The most memorable was the first day planes flew again after the Sept. 11 terrorist attacks when I witnessed traumatized travelers of all ages, genders and stages of social importance stand without prompting while CNN played the Star Spangled Banner as a tribute to fallen first responders, receptionists, and financial analysts. I saw people rush to hug or shake the hand of any unsuspecting soldier that just happened to be transiting between postings. A year later, when the first men and women in sand-colored camouflage returned from Afghanistan and walked along the crowded concourses, literal waves of applause accompanied them from arrival to departure gates.
But now the first signs of spring are evident with winter-stiffened golf clubs to polish, the lawn mower to be serviced, and gutters to be cleaned. We are four years from the opening shock-and-awe drama of the war in Iraq and still engaged in an increasingly unpopular battle in a place whose culture we had done little to understand before the first deadly sortie flew over Baghdad.
Hundreds of thousands of fathers, mothers, wives, husbands, brothers, sisters, friends and office mates have dutifully responded to the call to sacrifice for the American way of life. Tragically, more than 3,000 will not experience the inalienable right to pursue happiness; and tens of thousands more will do so with physical and emotional limitations.
Thomas Friedman scored a three-pointer in a recent column when he said that except for those directly involved in the Iraqi War, average Americans have not been asked to sacrifice anything. Nothing; not even demanding a “Patriot Tax” to raise money and lessen our dependence on deadly Mideast oil. For the majority of Americans, this war has now become an inconvenient truth about what we are willing to ask others to sacrifice.
Perhaps the height of embarrassment occurred in March when Congress finally conducted hearings on the appalling conditions of our flagship military medical facility, Walter Reed.
Apparently, some of our wounded soldiers traded their protective camouflage for complete invisibility when they entered those landscaped grounds in Northwest Washington, less than five miles from the seat of the most powerful government ever conceived.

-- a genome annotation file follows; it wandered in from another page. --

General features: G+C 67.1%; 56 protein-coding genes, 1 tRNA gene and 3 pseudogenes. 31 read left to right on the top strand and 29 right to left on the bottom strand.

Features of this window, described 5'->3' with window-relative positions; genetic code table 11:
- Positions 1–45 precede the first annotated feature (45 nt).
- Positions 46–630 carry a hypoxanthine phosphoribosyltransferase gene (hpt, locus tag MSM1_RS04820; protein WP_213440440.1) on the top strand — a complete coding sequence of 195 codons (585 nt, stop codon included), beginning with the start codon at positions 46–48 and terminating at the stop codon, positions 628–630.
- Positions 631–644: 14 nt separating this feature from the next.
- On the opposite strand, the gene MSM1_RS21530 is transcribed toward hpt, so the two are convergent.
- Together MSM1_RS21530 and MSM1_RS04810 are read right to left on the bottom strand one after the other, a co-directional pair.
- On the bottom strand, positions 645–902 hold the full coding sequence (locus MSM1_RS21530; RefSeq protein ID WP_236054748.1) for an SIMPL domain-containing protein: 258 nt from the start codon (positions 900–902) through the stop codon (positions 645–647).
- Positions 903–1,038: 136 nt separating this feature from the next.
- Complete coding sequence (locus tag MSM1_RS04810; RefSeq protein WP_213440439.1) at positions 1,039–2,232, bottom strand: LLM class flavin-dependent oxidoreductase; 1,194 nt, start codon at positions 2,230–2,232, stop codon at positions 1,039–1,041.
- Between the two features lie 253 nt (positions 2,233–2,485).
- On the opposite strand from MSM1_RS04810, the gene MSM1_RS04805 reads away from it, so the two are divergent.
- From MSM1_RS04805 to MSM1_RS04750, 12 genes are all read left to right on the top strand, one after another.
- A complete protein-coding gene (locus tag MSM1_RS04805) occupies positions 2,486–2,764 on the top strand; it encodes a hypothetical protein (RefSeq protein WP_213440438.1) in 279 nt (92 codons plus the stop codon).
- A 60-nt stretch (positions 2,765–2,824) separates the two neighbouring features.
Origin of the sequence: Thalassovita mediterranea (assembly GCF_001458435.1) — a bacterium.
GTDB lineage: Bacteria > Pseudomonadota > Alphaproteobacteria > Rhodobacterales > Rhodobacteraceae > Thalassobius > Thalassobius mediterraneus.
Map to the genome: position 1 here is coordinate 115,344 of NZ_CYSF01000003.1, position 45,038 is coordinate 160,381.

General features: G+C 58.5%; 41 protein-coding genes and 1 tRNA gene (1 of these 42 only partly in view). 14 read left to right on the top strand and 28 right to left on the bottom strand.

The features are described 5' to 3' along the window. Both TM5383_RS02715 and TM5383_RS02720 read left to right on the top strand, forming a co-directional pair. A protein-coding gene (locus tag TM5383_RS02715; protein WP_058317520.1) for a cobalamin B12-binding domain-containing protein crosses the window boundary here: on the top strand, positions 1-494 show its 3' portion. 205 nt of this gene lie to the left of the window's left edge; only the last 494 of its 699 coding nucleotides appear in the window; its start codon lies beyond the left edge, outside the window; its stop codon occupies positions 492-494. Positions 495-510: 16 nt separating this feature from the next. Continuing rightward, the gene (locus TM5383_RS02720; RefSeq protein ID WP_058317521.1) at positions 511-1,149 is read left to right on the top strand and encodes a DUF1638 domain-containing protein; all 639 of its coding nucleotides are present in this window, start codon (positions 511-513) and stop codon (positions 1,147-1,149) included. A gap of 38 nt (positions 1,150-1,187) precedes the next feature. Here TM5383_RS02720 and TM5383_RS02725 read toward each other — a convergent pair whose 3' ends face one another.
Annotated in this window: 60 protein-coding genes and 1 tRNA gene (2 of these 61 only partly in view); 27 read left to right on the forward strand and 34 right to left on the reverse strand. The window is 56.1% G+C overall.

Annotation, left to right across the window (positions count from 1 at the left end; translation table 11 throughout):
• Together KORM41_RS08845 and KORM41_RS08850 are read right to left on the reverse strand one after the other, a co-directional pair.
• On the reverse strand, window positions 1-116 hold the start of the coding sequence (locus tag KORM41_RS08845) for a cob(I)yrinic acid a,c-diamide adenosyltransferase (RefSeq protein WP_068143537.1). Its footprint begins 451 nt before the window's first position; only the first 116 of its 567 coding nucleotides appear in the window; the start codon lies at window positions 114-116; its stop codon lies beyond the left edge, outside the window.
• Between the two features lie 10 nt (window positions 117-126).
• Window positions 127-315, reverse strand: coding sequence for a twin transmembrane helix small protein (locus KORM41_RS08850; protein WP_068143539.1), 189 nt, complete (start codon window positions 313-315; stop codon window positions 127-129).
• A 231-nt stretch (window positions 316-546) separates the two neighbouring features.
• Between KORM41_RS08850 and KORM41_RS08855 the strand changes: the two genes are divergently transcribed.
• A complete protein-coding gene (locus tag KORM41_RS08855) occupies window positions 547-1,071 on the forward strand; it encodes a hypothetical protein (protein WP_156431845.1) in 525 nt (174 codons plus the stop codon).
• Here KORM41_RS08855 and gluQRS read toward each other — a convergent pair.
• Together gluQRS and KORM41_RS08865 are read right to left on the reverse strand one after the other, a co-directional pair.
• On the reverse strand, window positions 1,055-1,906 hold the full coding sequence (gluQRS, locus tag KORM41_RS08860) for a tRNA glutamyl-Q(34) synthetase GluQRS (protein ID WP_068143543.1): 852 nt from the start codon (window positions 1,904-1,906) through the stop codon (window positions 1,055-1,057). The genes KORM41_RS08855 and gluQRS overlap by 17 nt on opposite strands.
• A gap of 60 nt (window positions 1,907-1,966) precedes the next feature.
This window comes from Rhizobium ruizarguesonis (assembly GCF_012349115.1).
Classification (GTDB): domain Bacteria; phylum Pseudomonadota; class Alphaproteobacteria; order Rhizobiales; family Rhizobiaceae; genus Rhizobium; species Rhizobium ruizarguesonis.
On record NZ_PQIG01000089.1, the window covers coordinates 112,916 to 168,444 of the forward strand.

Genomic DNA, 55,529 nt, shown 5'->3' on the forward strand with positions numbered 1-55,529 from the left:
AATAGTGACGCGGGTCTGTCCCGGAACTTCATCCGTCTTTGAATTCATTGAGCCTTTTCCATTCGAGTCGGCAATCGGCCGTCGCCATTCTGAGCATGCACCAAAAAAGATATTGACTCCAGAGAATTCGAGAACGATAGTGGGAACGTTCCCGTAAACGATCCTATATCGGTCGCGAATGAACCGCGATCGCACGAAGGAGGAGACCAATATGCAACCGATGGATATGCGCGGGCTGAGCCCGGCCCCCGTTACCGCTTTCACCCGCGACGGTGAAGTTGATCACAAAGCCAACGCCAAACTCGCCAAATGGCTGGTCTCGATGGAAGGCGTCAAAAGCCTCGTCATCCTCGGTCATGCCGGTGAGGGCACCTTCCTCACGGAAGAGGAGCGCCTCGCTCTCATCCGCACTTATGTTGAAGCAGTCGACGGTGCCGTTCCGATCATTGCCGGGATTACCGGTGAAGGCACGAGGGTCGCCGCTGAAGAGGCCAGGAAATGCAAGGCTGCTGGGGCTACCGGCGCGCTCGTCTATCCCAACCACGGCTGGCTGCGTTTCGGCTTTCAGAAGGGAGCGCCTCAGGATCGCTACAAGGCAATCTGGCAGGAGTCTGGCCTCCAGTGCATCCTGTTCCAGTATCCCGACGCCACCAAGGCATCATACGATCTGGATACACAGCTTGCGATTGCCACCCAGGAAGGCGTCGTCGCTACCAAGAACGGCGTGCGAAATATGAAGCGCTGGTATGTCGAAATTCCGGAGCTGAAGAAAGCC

If the reports are accurate, Congress and the President should be insulted into action that goes far beyond demoting a few inattentive generals. It is bad taste not to acknowledge camouflage in our streets and concourses, but it is inhuman to extend their suffering through complacency and apathy.
I wish I could accurately report how many from our corrections community have served in Afghanistan and Iraq during the past five years, but a reasonable estimate would be in the thousands. Hopefully, their return finds a welcoming handshake and their job waiting at a minimum.
Perhaps the American Correctional Association could waive registration fees for its summer conference in Kansas City for those who have returned from military operations oversees.
Perhaps the rest of us could sponsor the cost of their attending so we could collectively say thank you for the sacrifice.
Wouldn’t it be an amazing gesture if we asked the ACA to raise registration fees by $50 just this one time to invite all those who answered the call to stand in our midst and be honored?
Play that forward to the American Medical Association, the American Bar Association, the American Institute of Architects, and all the associations that claim “America” in their name and we could just begin to show appreciation in a very small way for their service. The point is: what are we willing to sacrifice?
For those who have served and are preparing now to serve and sacrifice for us, we salute you.
Stephen A. Carter, AICP, is principal of Carter Goble Lee LLC in Columbia , S.C.